Feminism | Posted by Claire C on 10/15/2012
Who (Doesn’t) Run The World? Girls.
Only 20% of political leaders in the world are women. Women leaders are under-represented in every country, from Nepal, where my organization works, to the United States, where only 17% of Congress is female. In 2010, I co-founded a leadership development organization for young women in Kathmandu, Nepal, because I strongly believe that the lack of female leaders is one of the most enduring forms of inequality in the 21st century.
Women are absent in corporate boardrooms, parliaments, peace negotiating tables and almost all major institutions around the world. For every Hillary Clinton and Marissa Mayer, there are thousands of women who do not break the glass ceiling.
While women are shut out of the institutions of power, they often face the brunt of poverty and violence. In Nepal, 1/3 …
Feminism | Posted by Dinayuri R on 10/5/2012
Building A National Curriculum for Future Feminists
Education is the key to success. And if we want the feminist movement to be successful, we need to educate people on the matter. My dream is for feminism and feminist theory to be a mandatory national curriculum for everyone, just like math and history are. At the very least, I would love for it to be incorporated some way into a teacher training curriculum.
Feminism can relate to and work well with many subjects and the fact that we aren’t teaching it to our youth is so appalling to me. Feminism is a collective of core values that ideally everyone should possess; it is a fight for everyone to actually follow these values and I don’t understand how this isn’t being taught everywhere!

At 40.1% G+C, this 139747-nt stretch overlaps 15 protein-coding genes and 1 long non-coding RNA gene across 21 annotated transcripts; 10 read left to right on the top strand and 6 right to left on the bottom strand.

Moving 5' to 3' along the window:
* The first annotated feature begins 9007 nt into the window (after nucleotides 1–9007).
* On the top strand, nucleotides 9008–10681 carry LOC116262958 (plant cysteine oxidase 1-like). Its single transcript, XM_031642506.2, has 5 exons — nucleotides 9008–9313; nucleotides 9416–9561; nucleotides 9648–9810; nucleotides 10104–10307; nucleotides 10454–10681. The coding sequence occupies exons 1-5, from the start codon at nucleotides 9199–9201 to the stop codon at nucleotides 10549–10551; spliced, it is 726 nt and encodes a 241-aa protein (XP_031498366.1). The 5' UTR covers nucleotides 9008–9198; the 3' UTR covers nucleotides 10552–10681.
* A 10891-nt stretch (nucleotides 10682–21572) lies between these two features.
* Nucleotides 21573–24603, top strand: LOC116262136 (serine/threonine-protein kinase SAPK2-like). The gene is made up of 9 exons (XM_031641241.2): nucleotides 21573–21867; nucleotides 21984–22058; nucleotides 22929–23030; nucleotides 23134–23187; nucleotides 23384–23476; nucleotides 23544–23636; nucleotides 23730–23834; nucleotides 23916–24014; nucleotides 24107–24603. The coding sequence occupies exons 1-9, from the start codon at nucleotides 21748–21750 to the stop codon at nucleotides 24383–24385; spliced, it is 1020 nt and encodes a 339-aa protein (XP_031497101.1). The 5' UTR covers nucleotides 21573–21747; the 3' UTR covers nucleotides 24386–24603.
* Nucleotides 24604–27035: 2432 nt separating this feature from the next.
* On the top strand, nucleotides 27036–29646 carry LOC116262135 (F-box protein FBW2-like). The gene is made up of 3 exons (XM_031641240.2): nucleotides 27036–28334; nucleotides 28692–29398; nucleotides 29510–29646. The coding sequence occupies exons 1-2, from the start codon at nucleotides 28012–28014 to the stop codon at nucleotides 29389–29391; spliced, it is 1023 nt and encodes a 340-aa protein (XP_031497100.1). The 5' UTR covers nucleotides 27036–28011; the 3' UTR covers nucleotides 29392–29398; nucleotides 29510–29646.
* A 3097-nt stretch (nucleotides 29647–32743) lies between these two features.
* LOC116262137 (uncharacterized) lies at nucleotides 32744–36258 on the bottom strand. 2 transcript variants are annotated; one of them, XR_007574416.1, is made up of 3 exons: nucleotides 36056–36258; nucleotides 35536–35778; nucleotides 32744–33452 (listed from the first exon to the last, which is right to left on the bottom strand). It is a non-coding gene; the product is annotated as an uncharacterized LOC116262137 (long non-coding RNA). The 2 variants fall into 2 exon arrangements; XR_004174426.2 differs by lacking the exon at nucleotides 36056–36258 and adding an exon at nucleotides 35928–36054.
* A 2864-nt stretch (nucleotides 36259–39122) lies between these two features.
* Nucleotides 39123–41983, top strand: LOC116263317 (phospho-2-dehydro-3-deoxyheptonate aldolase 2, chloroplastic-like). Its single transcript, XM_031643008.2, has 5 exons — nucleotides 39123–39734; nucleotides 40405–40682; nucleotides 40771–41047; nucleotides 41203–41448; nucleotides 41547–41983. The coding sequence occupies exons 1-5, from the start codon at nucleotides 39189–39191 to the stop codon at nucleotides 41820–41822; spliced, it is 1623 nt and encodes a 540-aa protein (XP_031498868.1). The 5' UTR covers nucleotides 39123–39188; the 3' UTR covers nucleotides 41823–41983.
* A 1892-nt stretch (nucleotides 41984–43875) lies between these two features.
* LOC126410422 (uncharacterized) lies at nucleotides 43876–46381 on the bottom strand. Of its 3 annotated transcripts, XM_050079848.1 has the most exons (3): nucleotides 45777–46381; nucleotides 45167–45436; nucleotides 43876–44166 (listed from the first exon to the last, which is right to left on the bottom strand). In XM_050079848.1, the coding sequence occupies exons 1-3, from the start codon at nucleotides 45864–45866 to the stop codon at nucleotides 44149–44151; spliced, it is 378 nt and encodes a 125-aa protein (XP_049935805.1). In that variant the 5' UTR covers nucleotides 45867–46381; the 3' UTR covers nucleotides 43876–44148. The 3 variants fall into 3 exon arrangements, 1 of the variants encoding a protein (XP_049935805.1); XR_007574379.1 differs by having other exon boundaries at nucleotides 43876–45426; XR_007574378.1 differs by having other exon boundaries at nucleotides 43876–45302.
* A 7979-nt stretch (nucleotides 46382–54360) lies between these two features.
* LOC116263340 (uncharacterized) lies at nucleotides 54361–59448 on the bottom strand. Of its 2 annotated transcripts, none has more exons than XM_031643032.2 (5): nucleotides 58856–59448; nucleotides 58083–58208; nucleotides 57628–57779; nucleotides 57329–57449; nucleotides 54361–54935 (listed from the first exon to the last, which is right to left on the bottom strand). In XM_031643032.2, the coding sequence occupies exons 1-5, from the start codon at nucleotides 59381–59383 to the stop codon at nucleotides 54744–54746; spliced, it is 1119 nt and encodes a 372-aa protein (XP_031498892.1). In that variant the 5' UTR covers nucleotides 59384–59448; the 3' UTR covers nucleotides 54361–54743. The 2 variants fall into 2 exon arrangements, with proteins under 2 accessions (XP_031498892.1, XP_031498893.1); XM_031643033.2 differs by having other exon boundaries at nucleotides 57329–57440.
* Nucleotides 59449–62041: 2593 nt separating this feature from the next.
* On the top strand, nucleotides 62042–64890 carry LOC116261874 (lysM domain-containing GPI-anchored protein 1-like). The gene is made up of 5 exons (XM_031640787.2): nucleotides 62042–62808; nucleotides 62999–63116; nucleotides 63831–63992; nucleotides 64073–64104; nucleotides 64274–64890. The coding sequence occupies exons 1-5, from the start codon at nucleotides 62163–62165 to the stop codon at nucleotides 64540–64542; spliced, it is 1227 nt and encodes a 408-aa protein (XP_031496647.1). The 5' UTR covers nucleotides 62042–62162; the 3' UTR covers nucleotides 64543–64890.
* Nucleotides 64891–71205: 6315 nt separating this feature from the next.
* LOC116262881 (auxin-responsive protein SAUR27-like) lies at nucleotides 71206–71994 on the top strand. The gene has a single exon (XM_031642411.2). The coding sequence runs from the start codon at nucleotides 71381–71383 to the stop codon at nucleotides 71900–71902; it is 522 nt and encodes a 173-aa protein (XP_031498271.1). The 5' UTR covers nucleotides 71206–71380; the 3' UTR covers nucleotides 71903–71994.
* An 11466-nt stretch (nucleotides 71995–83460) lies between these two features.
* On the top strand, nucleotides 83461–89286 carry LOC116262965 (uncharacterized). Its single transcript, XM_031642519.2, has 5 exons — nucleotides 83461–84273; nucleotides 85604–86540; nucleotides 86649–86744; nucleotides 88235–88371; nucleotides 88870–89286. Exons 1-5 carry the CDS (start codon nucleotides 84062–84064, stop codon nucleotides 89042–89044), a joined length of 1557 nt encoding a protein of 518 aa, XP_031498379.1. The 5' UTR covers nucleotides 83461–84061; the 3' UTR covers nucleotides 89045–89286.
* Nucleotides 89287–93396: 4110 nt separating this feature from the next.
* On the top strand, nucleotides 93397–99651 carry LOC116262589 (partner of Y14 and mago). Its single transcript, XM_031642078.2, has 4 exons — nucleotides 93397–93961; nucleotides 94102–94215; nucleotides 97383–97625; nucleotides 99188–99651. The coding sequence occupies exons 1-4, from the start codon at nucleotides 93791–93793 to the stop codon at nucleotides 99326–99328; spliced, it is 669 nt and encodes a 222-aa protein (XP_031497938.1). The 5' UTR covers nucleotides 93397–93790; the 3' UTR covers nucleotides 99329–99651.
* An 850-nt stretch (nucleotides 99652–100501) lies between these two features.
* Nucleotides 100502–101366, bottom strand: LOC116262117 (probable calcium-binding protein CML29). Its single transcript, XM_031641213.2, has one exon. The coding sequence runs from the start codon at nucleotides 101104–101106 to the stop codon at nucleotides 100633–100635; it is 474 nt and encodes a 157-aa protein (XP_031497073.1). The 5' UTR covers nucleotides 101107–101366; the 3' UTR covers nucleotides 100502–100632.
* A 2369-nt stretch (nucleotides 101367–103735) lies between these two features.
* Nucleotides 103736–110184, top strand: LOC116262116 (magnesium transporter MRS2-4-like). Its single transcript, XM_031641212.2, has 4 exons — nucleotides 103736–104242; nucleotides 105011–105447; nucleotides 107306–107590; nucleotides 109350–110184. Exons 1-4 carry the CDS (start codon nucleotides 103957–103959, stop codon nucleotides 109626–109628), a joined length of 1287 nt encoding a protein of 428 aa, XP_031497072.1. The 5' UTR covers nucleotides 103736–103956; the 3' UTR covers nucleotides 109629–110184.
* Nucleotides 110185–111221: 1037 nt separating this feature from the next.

For example, I am taking the …
Feminism | Posted by Fiona L on 04/4/2012
To Educate A Girl
I’ve often wondered if those who are provided with less, make more with what they are given. A few weeks ago, I went to a screening of a documentary called To Educate A Girl, and was convinced once again of the life-changing importance of education for girls and women. More importantly, I also realized the incredible drive to learn that permeates communities where girls are not given such opportunities.
Filmmakers Frederick Rendina and Oren Rudavsky focused on the factors that inhibit girls around the world from getting an adequate education, through chronicling the stories of several girls in Uganda and Nepal, two countries emerging from violent civil wars.
To Educate a Girl begins with Manisha, a daughter of a brick-carrier in Nepal, who has been unable to attend school …
Feminism | Posted by Amanda G on 03/7/2012
The Perils of Being A Feminist in the Dominican Republic
I’m currently a senior at my high school here in the Dominican Republic. I was born in the States and have lived overseas almost my entire life. I’m also Hispanic– both my parents and the rest of my family are Cuban. I think this is a great thing, a blessing even. We’re all pretty close, we’re bilingual, our food is delicious, we have friends all around the world, and now we have many opportunities that we wouldn’t have been granted if we hadn’t moved around. I’m extremely grateful.
Nevertheless (did you feel there was an impending catch?), if you’re also Hispanic or if you have had any exposure to Latino culture, you’ve probably witnessed the drawbacks of the close-mindedness and conventionalism that are evident in my culture, and maybe you’ve …